Adventures of Cash Laramie and Gideon Miles by Edward Grainger – review

cash laramie gideon miles edward graingerLegendary Western writer Luke Short once gave an up-and-coming Brian Garfield the following advice: “Take out all the Western trappings. Your story should depend on characters and behavior. If it still works after you get rid of the clichés, it’s a story.” Judging from this, I’d wager that Luke Short would have greatly enjoyed Edward A. Grainger’s Adventures of Cash Laramie and Gideon Miles. Grainger’s West isn’t cobbled together from a thesaurus, it doesn’t rely on landscape jargon like “arroyo,” and it certainly doesn’t perpetuate the outdated, one-dimensional mythology that has weighed down the genre for decades and given its true artists an unwarranted bad rep. Grainger writes Westerns the way they were meant to be written: where the sagebrush scenery is a backdrop for hard-hitting human drama; where characters are driven by recognizable—timeless—motivations; where bullets are fired for real reasons, and real people intercept them. There’s nothing coy or clever about Grainger’s West—it’s the real deal, and this collection marks the debut of a powerful new voice.

Cash Laramie and Gideon Miles, the two recurring characters in these seven stories, are US Marshals who stalk the morally ambiguous Old West. As much as they administer justice, they also question it, looking deeper into the violence that people inflict upon one another. In “Miles to Go,” Grainger tackles the issue of racism. Gideon Miles—a black Marshal—risks his life to track down a vicious outlaw while also grappling with his dedication to a law system that values him less because of the color of his skin. He risks his life the same as his white colleagues, but still he isn’t paid as much as them. In “Melanie,” Cash Laramie tries to save a little girl from being physically abused by her father, but discovers that the law is better suited to punishing criminals rather than preventing crimes. Here, Grainger investigates one of the foundational themes of the West: the conflict between a literal written law and a greater moral law that offers no clear right or wrong answers. In both of these stories—the strongest in the collection—Grainger is addressing crimes that exist outside the scope of one man. These are larger societal issues and, in both cases, the single “villain” is far less dangerous than the world that created him and allowed him to exist. There is a futility to Cash and Miles’ efforts that breaks with the old fashioned tradition of the Western gunman that makes the world right with a quick draw and a solid punch. One gets the feeling they aren’t setting the world right so much as revealing just how corrupt it really is.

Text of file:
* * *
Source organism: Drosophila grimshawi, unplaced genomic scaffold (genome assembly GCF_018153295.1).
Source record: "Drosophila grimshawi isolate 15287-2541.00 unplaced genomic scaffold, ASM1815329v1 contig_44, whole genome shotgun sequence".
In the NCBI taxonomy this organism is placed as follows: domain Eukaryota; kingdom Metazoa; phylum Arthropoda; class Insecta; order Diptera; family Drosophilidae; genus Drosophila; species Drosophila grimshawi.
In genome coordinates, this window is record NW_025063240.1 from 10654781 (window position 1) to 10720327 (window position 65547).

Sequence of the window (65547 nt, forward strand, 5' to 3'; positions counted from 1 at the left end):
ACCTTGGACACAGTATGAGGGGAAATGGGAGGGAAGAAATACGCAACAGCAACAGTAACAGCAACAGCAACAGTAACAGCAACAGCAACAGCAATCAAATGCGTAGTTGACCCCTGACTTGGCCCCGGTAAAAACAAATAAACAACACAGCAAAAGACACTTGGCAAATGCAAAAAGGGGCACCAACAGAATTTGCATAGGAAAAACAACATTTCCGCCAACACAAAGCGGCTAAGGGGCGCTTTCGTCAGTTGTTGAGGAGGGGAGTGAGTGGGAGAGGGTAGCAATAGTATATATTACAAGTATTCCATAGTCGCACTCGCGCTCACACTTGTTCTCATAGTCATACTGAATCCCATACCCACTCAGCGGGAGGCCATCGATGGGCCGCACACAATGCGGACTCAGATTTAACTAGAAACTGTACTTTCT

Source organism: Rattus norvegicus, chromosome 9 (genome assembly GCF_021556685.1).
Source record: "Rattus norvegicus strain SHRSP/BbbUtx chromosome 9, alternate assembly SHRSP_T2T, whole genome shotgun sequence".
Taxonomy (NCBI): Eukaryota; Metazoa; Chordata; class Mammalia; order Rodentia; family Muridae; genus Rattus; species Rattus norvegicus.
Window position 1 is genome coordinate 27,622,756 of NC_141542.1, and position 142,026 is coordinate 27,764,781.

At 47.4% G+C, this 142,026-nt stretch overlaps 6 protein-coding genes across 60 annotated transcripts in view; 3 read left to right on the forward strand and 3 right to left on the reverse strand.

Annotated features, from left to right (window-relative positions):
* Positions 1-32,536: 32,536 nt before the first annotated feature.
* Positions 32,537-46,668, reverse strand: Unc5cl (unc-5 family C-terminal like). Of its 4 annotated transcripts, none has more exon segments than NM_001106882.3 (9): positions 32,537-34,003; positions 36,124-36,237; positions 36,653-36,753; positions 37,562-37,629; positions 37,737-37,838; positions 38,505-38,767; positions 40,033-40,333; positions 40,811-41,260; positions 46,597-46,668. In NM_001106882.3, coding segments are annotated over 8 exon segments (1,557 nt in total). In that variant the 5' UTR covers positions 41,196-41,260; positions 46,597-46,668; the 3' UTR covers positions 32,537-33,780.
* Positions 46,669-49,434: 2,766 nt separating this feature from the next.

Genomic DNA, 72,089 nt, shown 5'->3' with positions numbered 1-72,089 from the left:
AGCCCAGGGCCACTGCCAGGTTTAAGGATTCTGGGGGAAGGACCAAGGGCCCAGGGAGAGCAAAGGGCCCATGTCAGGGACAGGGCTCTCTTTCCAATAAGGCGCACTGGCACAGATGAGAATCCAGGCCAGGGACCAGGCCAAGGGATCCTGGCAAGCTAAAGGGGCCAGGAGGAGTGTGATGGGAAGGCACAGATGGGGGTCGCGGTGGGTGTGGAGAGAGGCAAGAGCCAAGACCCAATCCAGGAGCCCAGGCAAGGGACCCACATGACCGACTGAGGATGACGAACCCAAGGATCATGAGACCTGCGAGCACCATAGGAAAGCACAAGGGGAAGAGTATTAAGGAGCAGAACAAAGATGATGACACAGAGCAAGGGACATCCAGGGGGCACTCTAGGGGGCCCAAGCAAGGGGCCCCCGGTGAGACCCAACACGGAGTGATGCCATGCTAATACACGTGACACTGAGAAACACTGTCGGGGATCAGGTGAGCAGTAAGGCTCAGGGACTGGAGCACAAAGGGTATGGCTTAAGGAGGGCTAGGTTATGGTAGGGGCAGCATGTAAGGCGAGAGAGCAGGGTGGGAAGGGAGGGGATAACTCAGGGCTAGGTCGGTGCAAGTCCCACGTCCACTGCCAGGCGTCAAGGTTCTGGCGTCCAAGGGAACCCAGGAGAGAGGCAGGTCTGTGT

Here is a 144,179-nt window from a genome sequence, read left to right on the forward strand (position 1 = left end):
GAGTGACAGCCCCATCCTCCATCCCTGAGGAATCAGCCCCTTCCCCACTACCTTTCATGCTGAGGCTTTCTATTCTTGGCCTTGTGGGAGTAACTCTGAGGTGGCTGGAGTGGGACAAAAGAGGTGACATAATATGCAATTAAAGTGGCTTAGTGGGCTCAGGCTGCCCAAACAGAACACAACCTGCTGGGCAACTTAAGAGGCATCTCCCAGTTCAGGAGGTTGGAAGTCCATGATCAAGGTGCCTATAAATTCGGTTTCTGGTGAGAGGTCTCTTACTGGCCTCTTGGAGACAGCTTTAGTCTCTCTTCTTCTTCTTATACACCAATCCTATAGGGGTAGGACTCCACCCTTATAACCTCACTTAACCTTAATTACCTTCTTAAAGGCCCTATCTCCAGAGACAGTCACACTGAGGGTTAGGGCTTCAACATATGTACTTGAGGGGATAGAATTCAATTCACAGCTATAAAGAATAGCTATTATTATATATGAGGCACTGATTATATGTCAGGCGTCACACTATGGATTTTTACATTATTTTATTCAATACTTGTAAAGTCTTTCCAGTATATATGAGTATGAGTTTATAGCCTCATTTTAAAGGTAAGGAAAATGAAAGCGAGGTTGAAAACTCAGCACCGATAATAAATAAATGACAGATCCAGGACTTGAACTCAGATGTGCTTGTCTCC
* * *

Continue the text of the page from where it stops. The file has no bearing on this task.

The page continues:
If some of the stories in Adventures of Cash Laramie and Gideon Miles seem to blend Western and Noir sensibilities, that’s because Edward A. Grainger is really David Cranmer, the editor behind Beat to a Pulp. Cranmer is following in the footsteps of writers like Ed Gorman, James Reasoner, Harry Whittington, Clifton Adams, and Gil Brewer, who wrote both Western and Noir stories, and were able to seamlessly fuse them together. Those are big steps for a writer to fill, and Cranmer/Grainger proves fully up to the challenge with this, his first book-length collection. There are more Cash and Miles stories already written (some available online, others in print anthologies), and Cranmer has promised that there are more forthcoming. I, for one, am looking forward to the day when Cranmer announces the first full-length Cash and Miles novel. With these stories, he’s already proven himself a unique voice in the Western genre with a fresh, modern perspective on the past, and who can carry on the best aspects of the genre’s tradition without repeating what has already been accomplished. But, as these stories show, there is much more about the past that has yet to be written.

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